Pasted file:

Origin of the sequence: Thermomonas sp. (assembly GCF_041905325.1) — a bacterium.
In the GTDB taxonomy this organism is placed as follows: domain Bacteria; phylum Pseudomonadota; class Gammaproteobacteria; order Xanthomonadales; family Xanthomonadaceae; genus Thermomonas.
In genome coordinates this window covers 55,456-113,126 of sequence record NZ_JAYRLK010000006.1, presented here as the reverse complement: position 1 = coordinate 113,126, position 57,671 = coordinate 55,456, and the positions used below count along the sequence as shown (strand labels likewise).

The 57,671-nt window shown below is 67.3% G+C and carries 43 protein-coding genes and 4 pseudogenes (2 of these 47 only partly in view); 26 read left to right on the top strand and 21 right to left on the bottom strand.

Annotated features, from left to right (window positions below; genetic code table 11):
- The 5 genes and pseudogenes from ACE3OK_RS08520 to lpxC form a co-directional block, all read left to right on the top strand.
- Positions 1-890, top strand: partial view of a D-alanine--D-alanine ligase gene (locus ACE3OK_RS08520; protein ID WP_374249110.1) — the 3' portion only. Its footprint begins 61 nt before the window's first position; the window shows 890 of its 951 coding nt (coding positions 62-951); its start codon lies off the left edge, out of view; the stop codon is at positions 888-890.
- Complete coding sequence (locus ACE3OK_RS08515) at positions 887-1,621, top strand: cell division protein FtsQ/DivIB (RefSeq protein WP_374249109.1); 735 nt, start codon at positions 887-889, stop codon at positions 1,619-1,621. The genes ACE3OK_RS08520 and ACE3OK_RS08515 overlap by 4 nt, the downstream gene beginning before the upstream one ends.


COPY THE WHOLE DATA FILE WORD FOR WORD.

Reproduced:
Origin of the sequence: Thermomonas sp. (assembly GCF_041905325.1) — a bacterium.
In the GTDB taxonomy this organism is placed as follows: domain Bacteria; phylum Pseudomonadota; class Gammaproteobacteria; order Xanthomonadales; family Xanthomonadaceae; genus Thermomonas.
In genome coordinates this window covers 55,456-113,126 of sequence record NZ_JAYRLK010000006.1, presented here as the reverse complement: position 1 = coordinate 113,126, position 57,671 = coordinate 55,456, and the positions used below count along the sequence as shown (strand labels likewise).

The 57,671-nt window shown below is 67.3% G+C and carries 43 protein-coding genes and 4 pseudogenes (2 of these 47 only partly in view); 26 read left to right on the top strand and 21 right to left on the bottom strand.

Annotated features, from left to right (window positions below; genetic code table 11):
- The 5 genes and pseudogenes from ACE3OK_RS08520 to lpxC form a co-directional block, all read left to right on the top strand.
- Positions 1-890, top strand: partial view of a D-alanine--D-alanine ligase gene (locus ACE3OK_RS08520; protein ID WP_374249110.1) — the 3' portion only. Its footprint begins 61 nt before the window's first position; the window shows 890 of its 951 coding nt (coding positions 62-951); its start codon lies off the left edge, out of view; the stop codon is at positions 888-890.
- Complete coding sequence (locus ACE3OK_RS08515) at positions 887-1,621, top strand: cell division protein FtsQ/DivIB (RefSeq protein WP_374249109.1); 735 nt, start codon at positions 887-889, stop codon at positions 1,619-1,621. The genes ACE3OK_RS08520 and ACE3OK_RS08515 overlap by 4 nt, the downstream gene beginning before the upstream one ends.